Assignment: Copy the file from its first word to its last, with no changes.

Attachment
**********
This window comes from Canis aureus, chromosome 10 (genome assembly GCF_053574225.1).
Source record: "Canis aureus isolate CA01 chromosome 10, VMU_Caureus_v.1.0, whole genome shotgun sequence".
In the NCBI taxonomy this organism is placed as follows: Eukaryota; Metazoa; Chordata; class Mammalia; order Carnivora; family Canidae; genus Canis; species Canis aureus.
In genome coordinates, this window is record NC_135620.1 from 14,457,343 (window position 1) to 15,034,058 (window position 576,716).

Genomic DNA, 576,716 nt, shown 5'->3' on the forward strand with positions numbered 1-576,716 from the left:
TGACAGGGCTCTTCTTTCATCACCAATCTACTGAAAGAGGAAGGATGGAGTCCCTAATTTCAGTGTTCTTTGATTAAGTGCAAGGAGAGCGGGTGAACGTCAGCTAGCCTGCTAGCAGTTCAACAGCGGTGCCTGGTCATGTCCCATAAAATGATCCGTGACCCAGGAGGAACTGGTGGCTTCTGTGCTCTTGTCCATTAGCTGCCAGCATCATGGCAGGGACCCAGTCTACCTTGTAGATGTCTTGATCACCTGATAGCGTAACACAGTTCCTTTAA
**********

This window comes from Canis aureus, chromosome 10 (genome assembly GCF_053574225.1).
Source record: "Canis aureus isolate CA01 chromosome 10, VMU_Caureus_v.1.0, whole genome shotgun sequence".
In the NCBI taxonomy this organism is placed as follows: Eukaryota; Metazoa; Chordata; class Mammalia; order Carnivora; family Canidae; genus Canis; species Canis aureus.
In genome coordinates, this window is record NC_135620.1 from 14,457,343 (window position 1) to 15,034,058 (window position 576,716).

Genomic DNA, 576,716 nt, shown 5'->3' on the forward strand with positions numbered 1-576,716 from the left:
TGACAGGGCTCTTCTTTCATCACCAATCTACTGAAAGAGGAAGGATGGAGTCCCTAATTTCAGTGTTCTTTGATTAAGTGCAAGGAGAGCGGGTGAACGTCAGCTAGCCTGCTAGCAGTTCAACAGCGGTGCCTGGTCATGTCCCATAAAATGATCCGTGACCCAGGAGGAACTGGTGGCTTCTGTGCTCTTGTCCATTAGCTGCCAGCATCATGGCAGGGACCCAGTCTACCTTGTAGATGTCTTGATCACCTGATAGCGTAACACAGTTCCTTTAA